Guidelines for Teaching
2. Contextualize the history you are teaching
a. “... you want to go over the chronology ... how does a society get to this point ... you must study the history of antisemitism.”
b. “... thinking about context within the twelve years of the Holocaust itself ...”
c. “The first question you should ask should be 'When are you talking about?'”
Events of the Holocaust and, particularly, how individuals and organizations behaved at that time, should be placed in historical context. The occurrence of the Holocaust must be studied in the context of European history as a whole to give students a perspective on the precedents and circumstances that may have contributed to it.
Similarly, study of the Holocaust should be viewed within a contemporaneous context, so students can begin to comprehend the circumstances that encouraged or discouraged particular actions or events. Frame your approach to specific events and acts of complicity or defiance by considering when and where an act took place; the immediate consequences to oneself and one’s family of one’s actions; the impact of contemporaneous events; the degree of control the Nazis had on a country or local population; the cultural attitudes of particular native populations historically toward different victim groups; and the availability, effectiveness, and risk of potential hiding places.
Students should be reminded that individuals and groups do not always fit neatly into categories of behavior. The very same people did not always act consistently as “bystanders,” “collaborators,” “perpetrators,” or “rescuers.” Individuals and groups often behaved differently depending upon changing events and circumstances. The same person who in 1933 might have stood by and remained uninvolved while witnessing social discrimination of Jews might later have joined up with the SA and become a collaborator or have been moved to dissent vocally or act in defense of Jewish friends and neighbors.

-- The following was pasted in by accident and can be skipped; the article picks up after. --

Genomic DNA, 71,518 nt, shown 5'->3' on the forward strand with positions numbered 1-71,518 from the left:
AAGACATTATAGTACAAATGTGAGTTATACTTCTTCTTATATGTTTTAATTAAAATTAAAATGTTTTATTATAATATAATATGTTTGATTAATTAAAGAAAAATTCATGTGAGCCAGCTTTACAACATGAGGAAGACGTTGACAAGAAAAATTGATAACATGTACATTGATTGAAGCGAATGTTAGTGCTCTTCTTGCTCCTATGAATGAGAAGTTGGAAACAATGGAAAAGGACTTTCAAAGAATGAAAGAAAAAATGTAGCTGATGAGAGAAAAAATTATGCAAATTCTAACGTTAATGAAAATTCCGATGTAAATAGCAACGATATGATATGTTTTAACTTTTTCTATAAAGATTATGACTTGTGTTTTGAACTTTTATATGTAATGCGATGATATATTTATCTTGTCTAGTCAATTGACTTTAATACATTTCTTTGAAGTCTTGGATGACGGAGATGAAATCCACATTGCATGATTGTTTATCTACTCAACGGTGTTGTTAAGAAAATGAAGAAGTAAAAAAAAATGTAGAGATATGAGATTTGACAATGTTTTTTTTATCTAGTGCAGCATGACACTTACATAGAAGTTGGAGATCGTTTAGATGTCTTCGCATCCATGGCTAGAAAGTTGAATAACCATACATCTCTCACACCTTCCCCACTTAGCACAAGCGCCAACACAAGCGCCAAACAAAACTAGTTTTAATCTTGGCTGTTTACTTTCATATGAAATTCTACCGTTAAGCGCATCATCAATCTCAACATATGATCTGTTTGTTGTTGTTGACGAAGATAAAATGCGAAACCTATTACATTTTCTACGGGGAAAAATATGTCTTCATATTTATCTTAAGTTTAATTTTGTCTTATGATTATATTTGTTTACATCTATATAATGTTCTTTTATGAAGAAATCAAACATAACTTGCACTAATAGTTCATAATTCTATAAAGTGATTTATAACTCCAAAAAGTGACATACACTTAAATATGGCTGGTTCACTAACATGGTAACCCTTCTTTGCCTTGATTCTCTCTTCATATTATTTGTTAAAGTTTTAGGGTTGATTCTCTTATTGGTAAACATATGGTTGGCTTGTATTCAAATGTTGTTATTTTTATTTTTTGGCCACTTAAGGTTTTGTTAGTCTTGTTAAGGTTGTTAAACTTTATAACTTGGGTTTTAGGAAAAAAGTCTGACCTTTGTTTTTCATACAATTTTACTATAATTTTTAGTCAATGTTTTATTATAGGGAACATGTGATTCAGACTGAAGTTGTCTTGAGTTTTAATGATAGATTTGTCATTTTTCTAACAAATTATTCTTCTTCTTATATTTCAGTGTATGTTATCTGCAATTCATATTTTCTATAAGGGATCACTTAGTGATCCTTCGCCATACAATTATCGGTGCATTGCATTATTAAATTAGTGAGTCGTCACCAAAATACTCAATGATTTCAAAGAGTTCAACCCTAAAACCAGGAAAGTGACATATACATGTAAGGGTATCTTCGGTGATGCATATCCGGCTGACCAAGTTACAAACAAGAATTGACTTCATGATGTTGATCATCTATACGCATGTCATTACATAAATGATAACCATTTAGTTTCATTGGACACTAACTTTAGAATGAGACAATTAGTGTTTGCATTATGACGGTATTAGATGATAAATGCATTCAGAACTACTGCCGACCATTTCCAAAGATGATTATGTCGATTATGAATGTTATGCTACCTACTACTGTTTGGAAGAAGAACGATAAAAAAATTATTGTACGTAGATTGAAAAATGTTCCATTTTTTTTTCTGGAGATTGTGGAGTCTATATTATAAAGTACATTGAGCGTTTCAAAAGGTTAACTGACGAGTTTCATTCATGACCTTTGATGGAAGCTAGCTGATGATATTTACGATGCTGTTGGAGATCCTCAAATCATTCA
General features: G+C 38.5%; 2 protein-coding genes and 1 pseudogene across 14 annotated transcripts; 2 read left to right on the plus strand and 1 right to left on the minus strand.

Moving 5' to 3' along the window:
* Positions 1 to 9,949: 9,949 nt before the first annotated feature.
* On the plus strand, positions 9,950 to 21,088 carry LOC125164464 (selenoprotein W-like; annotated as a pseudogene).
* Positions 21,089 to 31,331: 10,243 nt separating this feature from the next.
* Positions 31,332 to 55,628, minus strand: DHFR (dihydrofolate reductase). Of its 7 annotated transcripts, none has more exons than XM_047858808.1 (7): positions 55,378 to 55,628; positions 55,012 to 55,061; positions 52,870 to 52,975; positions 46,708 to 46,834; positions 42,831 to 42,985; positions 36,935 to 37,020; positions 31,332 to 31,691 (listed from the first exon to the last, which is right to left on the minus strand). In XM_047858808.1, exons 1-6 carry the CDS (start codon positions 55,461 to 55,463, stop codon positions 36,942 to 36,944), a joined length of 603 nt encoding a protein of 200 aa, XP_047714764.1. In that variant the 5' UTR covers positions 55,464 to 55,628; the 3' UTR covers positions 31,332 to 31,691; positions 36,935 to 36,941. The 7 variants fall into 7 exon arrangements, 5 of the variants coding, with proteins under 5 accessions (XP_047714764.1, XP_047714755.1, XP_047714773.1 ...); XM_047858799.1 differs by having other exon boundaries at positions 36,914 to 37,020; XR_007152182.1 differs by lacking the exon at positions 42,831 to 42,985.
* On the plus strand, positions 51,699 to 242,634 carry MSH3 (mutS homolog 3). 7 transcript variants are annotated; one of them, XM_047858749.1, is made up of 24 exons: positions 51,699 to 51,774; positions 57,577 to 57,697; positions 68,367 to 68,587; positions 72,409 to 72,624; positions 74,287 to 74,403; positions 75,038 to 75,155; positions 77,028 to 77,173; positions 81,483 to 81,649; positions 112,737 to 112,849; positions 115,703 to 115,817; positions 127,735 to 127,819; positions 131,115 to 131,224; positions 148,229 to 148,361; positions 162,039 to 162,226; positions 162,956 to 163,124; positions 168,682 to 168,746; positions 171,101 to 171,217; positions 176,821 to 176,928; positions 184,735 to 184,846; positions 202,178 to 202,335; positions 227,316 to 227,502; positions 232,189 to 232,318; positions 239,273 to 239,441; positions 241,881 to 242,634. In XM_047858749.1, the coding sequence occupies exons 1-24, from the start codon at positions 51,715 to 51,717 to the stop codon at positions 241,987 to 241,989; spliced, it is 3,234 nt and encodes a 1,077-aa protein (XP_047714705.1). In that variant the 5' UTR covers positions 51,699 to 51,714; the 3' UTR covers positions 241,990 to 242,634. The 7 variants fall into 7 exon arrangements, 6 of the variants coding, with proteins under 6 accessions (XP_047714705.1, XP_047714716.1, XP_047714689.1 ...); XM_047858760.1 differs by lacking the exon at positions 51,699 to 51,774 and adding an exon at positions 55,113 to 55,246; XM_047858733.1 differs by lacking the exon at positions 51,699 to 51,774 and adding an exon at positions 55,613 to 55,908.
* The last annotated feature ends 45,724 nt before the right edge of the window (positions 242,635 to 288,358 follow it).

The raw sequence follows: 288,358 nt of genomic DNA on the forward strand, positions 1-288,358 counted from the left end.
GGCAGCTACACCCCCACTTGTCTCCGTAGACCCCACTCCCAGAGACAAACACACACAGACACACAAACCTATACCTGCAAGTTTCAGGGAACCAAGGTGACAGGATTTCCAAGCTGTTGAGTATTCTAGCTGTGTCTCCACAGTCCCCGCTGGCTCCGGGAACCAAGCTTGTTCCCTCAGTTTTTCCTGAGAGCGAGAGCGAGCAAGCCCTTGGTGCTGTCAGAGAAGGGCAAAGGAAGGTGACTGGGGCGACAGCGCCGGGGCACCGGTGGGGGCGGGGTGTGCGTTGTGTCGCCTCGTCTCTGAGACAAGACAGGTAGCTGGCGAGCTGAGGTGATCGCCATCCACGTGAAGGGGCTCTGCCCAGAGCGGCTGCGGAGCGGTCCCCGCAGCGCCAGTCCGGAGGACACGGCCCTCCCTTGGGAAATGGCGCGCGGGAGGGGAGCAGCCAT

Encourage your students not to categorize groups of people only on the basis of their experiences during the Holocaust: contextualization is critical so that victims are not perceived only as victims. The fact that Jews were the central victims of the Nazi regime should not obscure the vibrant culture and long history of Jews in Europe prior to the Nazi era. By exposing students to some of the cultural contributions and achievements of 2,000 years of European Jewish life, you help them to balance their perception of Jews as victims and to better appreciate the traumatic disruption in Jewish history caused by the Holocaust.
Similarly, students may know very little about Gypsies (Roma and Sinti) except for the negative images and derogatory descriptions promulgated by the Nazis. Students would benefit from a broader viewpoint, learning something about Gypsy history and culture as well as understanding the diverse ways of life among different Gypsy groups.
- Welcome and Introduction
- Before you start teaching
- 1. Define the term ‘Holocaust’
- 2. Contextualize the history you are teaching
- 3. Translate statistics into people
- 4. Strive for precision of language
- 5. Avoid simple answers to complex history
- 6. Just because it happened does not mean it was inevitable
- 7. Try to avoid stereotypical descriptions
- 8. Strive for balance in establishing whose perspective informs your study of the Holocaust
- 9. Make careful distinctions about sources of information
- 10. Do not romanticize history to engage students’ interest
- 11. Be sensitive to appropriate written and audiovisual content
- 12. Select appropriate learning activities
- 13. Reinforce the objectives of your lesson plan
- 14. Avoid comparisons of pain
- Topics to Teach
- Sample Lessons
- Guest Lecture: Dr. William Meinecke Jr. discusses the topic "Nazi Ideology and Victims of the Holocaust and Nazi Persecution."